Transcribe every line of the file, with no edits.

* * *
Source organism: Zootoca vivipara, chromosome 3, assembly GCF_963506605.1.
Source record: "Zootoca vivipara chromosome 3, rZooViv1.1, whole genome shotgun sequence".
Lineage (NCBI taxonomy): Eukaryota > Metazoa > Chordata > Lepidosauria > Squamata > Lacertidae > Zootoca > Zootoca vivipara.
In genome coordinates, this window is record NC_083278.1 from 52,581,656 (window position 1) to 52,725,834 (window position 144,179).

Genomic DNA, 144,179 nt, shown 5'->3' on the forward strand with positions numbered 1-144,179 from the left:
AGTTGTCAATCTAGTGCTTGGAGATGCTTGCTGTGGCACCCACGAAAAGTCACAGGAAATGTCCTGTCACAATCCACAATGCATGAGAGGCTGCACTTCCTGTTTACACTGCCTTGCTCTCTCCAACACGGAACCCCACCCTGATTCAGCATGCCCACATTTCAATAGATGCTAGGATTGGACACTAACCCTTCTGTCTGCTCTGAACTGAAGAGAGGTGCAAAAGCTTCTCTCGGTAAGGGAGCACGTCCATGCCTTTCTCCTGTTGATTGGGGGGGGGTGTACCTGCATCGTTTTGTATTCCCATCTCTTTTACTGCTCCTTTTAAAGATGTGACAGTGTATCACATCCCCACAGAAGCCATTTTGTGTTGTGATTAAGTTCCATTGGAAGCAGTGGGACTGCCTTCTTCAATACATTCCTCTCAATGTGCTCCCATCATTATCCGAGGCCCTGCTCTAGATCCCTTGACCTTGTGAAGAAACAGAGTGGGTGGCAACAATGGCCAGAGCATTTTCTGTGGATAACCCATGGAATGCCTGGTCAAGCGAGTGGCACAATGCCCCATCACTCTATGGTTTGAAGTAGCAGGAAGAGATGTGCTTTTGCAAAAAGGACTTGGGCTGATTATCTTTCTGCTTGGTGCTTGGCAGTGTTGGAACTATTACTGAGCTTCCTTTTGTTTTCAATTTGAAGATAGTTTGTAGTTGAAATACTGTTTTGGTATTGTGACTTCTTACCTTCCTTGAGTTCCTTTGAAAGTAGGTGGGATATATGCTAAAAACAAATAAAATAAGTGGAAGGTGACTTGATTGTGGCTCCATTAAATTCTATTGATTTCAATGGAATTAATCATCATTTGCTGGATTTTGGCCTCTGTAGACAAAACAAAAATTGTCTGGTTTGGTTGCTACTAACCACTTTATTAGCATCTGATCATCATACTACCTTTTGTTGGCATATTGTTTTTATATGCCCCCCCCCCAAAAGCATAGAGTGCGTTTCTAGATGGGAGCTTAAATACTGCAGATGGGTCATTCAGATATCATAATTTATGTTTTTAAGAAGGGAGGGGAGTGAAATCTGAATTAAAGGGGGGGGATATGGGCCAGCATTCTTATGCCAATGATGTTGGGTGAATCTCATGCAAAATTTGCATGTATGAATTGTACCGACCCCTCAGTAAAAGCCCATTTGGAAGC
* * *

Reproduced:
Source organism: Zootoca vivipara, chromosome 3, assembly GCF_963506605.1.
Source record: "Zootoca vivipara chromosome 3, rZooViv1.1, whole genome shotgun sequence".
Lineage (NCBI taxonomy): Eukaryota > Metazoa > Chordata > Lepidosauria > Squamata > Lacertidae > Zootoca > Zootoca vivipara.
In genome coordinates, this window is record NC_083278.1 from 52,581,656 (window position 1) to 52,725,834 (window position 144,179).

Genomic DNA, 144,179 nt, shown 5'->3' on the forward strand with positions numbered 1-144,179 from the left:
AGTTGTCAATCTAGTGCTTGGAGATGCTTGCTGTGGCACCCACGAAAAGTCACAGGAAATGTCCTGTCACAATCCACAATGCATGAGAGGCTGCACTTCCTGTTTACACTGCCTTGCTCTCTCCAACACGGAACCCCACCCTGATTCAGCATGCCCACATTTCAATAGATGCTAGGATTGGACACTAACCCTTCTGTCTGCTCTGAACTGAAGAGAGGTGCAAAAGCTTCTCTCGGTAAGGGAGCACGTCCATGCCTTTCTCCTGTTGATTGGGGGGGGGTGTACCTGCATCGTTTTGTATTCCCATCTCTTTTACTGCTCCTTTTAAAGATGTGACAGTGTATCACATCCCCACAGAAGCCATTTTGTGTTGTGATTAAGTTCCATTGGAAGCAGTGGGACTGCCTTCTTCAATACATTCCTCTCAATGTGCTCCCATCATTATCCGAGGCCCTGCTCTAGATCCCTTGACCTTGTGAAGAAACAGAGTGGGTGGCAACAATGGCCAGAGCATTTTCTGTGGATAACCCATGGAATGCCTGGTCAAGCGAGTGGCACAATGCCCCATCACTCTATGGTTTGAAGTAGCAGGAAGAGATGTGCTTTTGCAAAAAGGACTTGGGCTGATTATCTTTCTGCTTGGTGCTTGGCAGTGTTGGAACTATTACTGAGCTTCCTTTTGTTTTCAATTTGAAGATAGTTTGTAGTTGAAATACTGTTTTGGTATTGTGACTTCTTACCTTCCTTGAGTTCCTTTGAAAGTAGGTGGGATATATGCTAAAAACAAATAAAATAAGTGGAAGGTGACTTGATTGTGGCTCCATTAAATTCTATTGATTTCAATGGAATTAATCATCATTTGCTGGATTTTGGCCTCTGTAGACAAAACAAAAATTGTCTGGTTTGGTTGCTACTAACCACTTTATTAGCATCTGATCATCATACTACCTTTTGTTGGCATATTGTTTTTATATGCCCCCCCCCCAAAAGCATAGAGTGCGTTTCTAGATGGGAGCTTAAATACTGCAGATGGGTCATTCAGATATCATAATTTATGTTTTTAAGAAGGGAGGGGAGTGAAATCTGAATTAAAGGGGGGGGATATGGGCCAGCATTCTTATGCCAATGATGTTGGGTGAATCTCATGCAAAATTTGCATGTATGAATTGTACCGACCCCTCAGTAAAAGCCCATTTGGAAGC